How do you rule out red flags in your patients? What questions do you ask? What tests help you ensure the pain you’re treating is musculoskeletal in nature, and isn’t a condition that requires urgent medical attention?
Shoulder pain is a prime example of an area that we need to exclude red flags. Your patient’s shoulder pain could be due to irritation of the local structures such as the rotator cuff, glenohumeral or AC joint, brachial plexus or C/sp. What clues give you confidence to exclude visceral structures that can also refer to the shoulder, like the heart, spleen, diaphragm, or gallbladder?
In this online course with Mark Jones, you will discover when your patients need immediate medical attention, and red flags we need to keep an eye out for during our history and examination. You will explore:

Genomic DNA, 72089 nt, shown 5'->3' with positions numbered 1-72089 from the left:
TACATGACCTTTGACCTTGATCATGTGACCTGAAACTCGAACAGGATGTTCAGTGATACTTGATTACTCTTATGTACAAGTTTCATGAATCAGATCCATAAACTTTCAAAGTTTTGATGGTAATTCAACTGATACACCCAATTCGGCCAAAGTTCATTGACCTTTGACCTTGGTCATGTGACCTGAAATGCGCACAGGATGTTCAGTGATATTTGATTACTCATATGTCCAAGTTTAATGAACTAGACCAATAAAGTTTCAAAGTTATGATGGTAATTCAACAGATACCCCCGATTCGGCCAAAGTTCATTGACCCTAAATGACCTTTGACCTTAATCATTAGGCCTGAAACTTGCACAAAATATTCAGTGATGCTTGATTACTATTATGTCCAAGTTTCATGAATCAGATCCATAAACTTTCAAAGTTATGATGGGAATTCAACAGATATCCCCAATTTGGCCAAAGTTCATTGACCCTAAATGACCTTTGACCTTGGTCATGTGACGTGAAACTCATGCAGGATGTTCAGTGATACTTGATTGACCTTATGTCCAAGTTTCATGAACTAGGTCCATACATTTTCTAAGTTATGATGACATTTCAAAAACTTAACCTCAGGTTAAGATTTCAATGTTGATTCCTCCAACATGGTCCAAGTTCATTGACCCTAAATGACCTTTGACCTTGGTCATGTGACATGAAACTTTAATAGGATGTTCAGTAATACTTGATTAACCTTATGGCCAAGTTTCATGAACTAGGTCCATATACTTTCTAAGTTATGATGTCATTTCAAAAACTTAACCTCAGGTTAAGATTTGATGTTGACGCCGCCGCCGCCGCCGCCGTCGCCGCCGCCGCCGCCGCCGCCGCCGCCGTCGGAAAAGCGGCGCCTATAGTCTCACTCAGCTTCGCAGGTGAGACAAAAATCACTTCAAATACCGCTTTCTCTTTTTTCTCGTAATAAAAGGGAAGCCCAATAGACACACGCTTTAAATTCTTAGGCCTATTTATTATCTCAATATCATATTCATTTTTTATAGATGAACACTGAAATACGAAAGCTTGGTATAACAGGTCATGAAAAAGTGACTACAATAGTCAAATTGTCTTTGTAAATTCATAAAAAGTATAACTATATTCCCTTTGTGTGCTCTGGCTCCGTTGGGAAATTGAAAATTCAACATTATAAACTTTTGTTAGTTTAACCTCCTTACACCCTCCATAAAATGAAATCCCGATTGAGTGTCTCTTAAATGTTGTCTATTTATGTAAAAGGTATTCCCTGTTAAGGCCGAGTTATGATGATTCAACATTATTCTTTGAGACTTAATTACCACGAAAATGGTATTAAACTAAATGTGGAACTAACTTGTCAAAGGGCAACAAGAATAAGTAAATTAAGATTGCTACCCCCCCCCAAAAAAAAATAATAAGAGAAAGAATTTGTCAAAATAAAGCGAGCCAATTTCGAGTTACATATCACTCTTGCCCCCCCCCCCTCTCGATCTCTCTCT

- How to screen for red flags
- Precautions & contraindications to physical examination & treatment
- Types of pain that require caution during your examination
- Red flags that require referral for further investigation
- Symptoms that require immediate medical attention
- Common red flags to identify with teenage males with acute groin pain
- How to identify red flags causing shoulder pain
- Shoulder pain case study
- How to decide on specific treatment for your patients, using the available evidence and your assessment
- When you find multiple impairments such as decreased ROM, strength, how to decide on treatment
- How can you determine how long your patients recovery will take?
- What factors affect patients prognosis and recovery
- What patient information gives you clues about assessment & treatment
- How can your subjective questions become precise and accurate?
- Example questions you can ask your LBP patients that are precise and accurate
Clinical reasoning conclusion - Putting it all together
- How to improve your clinical reasoning
- How to build a therapeutic alliance with your patient
- Common errors in diagnostic reasoning
- Challenges of applying research in practice
- How to use the research in your patient management